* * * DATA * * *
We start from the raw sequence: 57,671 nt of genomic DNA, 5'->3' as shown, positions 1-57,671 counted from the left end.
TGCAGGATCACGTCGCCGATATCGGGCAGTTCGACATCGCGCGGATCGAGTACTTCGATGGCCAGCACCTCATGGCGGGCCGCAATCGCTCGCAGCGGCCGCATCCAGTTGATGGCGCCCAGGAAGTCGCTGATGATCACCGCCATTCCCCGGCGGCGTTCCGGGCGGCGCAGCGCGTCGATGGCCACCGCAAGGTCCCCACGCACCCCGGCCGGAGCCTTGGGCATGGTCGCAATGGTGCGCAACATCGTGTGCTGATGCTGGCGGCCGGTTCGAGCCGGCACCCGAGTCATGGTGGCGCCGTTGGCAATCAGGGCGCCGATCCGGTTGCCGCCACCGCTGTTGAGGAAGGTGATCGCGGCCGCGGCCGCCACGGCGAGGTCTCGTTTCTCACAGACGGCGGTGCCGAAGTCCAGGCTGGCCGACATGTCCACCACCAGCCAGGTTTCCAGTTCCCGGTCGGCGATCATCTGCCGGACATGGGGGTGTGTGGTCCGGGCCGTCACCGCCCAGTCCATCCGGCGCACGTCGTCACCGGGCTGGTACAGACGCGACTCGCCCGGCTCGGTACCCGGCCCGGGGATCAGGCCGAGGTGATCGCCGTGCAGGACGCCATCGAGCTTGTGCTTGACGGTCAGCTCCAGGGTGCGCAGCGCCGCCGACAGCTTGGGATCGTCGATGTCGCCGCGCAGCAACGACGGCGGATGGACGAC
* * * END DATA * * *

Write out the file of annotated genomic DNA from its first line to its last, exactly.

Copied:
We start from the raw sequence: 57,671 nt of genomic DNA, 5'->3' as shown, positions 1-57,671 counted from the left end.
TGCAGGATCACGTCGCCGATATCGGGCAGTTCGACATCGCGCGGATCGAGTACTTCGATGGCCAGCACCTCATGGCGGGCCGCAATCGCTCGCAGCGGCCGCATCCAGTTGATGGCGCCCAGGAAGTCGCTGATGATCACCGCCATTCCCCGGCGGCGTTCCGGGCGGCGCAGCGCGTCGATGGCCACCGCAAGGTCCCCACGCACCCCGGCCGGAGCCTTGGGCATGGTCGCAATGGTGCGCAACATCGTGTGCTGATGCTGGCGGCCGGTTCGAGCCGGCACCCGAGTCATGGTGGCGCCGTTGGCAATCAGGGCGCCGATCCGGTTGCCGCCACCGCTGTTGAGGAAGGTGATCGCGGCCGCGGCCGCCACGGCGAGGTCTCGTTTCTCACAGACGGCGGTGCCGAAGTCCAGGCTGGCCGACATGTCCACCACCAGCCAGGTTTCCAGTTCCCGGTCGGCGATCATCTGCCGGACATGGGGGTGTGTGGTCCGGGCCGTCACCGCCCAGTCCATCCGGCGCACGTCGTCACCGGGCTGGTACAGACGCGACTCGCCCGGCTCGGTACCCGGCCCGGGGATCAGGCCGAGGTGATCGCCGTGCAGGACGCCATCGAGCTTGTGCTTGACGGTCAGCTCCAGGGTGCGCAGCGCCGCCGACAGCTTGGGATCGTCGATGTCGCCGCGCAGCAACGACGGCGGATGGACGAC